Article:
Recently, microphone maker Blue announced a $100 professional studio microphone, the Ember. So the question arose: What is this XLR thing, and how do I use it? Let’s talk about what XLR is and why you might want to use it in your studio.
XLR is pro audio. It’s what all recording and radio studios use, and it’s what you’ll see live performers using on stage. That’s because XLR cables carry balanced audio, which is essential for getting clean sound.
What is XLR?
First things first—let’s define what XLR means. It’s a pretty simple abbreviation for X Connector, Locking Connector, Rubber Boot. The “rubber boot” portion of the connector isn’t always part of the equation these days, however, as it’s no longer necessary. Despite the slight design change, the name has stayed the same.
There are currently several different versions of XLR cables available with a variety of additional pins (XLR3 – XLR7), but what we’re talking about here is the XLR3 or the three-pin style of cable. This is by far the most common type of cable.
In short, XLR is the go-to standard for high-quality audio inputs, like microphones. This is because they send a balanced signal that isolates noise. It’s simply a better type of connector for that type of application, but it’s also so robust that it isn’t necessarily something the average consumer needs to really think about using unless it’s for high-quality audio recording or streaming.
Aside from an XLR mic and XLR cable, you’ll need some sort of audio interface or mixer so your computer can see the mic. A decent audio interface can be found for as little as $40-50, but nicer units can go for a lot more. The average enthusiast will probably want to spend somewhere in the $150-200 range for a good interface—something like the Focusrite Scarlett 2i2 is a good place to get started, for example.
If you plan on doing home recording, you’ll also need a DAW—a Digital Audio Workstation—to capture your recording. You can use something free like Audacity, though there are also excellent options out there that don’t cost a lot, like Reaper. You can read our pics for best DAW here.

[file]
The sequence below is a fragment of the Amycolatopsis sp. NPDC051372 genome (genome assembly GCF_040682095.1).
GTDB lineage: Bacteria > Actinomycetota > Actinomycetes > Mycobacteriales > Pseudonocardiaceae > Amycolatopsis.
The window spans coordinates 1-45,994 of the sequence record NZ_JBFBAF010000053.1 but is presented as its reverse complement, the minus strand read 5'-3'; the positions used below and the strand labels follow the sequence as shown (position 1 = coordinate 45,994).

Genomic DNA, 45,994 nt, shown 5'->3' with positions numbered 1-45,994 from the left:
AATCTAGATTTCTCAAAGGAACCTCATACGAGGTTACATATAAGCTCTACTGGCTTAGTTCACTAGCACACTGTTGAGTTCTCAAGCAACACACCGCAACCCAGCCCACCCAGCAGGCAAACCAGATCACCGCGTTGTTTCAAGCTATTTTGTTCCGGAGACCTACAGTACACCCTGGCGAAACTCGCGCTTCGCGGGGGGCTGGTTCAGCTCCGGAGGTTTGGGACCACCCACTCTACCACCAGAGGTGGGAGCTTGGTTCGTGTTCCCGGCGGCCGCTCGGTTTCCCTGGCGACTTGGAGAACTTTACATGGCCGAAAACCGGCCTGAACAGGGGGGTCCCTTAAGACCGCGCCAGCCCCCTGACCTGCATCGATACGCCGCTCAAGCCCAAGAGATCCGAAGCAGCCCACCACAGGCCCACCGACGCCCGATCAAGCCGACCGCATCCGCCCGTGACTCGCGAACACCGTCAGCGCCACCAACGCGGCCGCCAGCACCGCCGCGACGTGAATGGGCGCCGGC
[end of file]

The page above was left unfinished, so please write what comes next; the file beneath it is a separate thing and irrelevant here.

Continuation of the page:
The technical side of what makes XLR so much better than other audio inputs is, well, pretty technical. Read on for all the juicy details.
The Balancing Act
If you’ve ever changed the batteries in your flashlight, you have probably noticed that there’s a plus (+) and a minus (-) side to the battery. When you only hook one side of the battery to your flashlight’s bulb, nothing happens. You need both the positive and negative connections to make the bulb light up. This is an electrical circuit. The electrons must make a complete loop from the battery’s negative pole, through the wire, through the light, and back to the battery again. Audio isn’t any different: you need the positive and negative sides of an audio signal for anything to happen. A microphone pushes electrons onto one side of the cable, the electrons are passed to an amplifier, and then back to the other side of the microphone.
The problem is that most audio systems treat the circuit as if there’s only one wire, usually the center conductor in a piece of coaxial cable, and they merely combine the other wire with all of the other electronics in the system. This creates an opportunity for several different types of noise to enter an audio signal chain:
- Ground loop noise: In my 35 years of experience with pro audio and video systems, this is the most common and annoying issue, especially when computers are involved. Mostly, you’ll hear this as a low hum, although it can also manifest as static or irregular buzzing sounds. Ground loops happen when audio takes two different paths to get to the amplifier: one path through your audio cable and a second path through your building’s wiring.
- EMI and RFI: Transformers, motors, and high-frequency electronics can create magnetic fields that induce a current in your audio wires. This creates buzz, hum, and can even carry audible radio signals if you are positioned too close to an AM transmitter.
- Crosstalk: This happens when one signal on the same system crosses to another.
How do you fix this? The solution seems fairly obvious in retrospect: you isolate both wires in the signal chain so that the positive and negative halves of the signal are carried separately from anything else. The primary benefit of a balanced audio signal (when done right) is that the audio signal never touches the ground plane of the amplifiers or other instruments in the system. So there’s no opportunity for crosstalk or ground loops.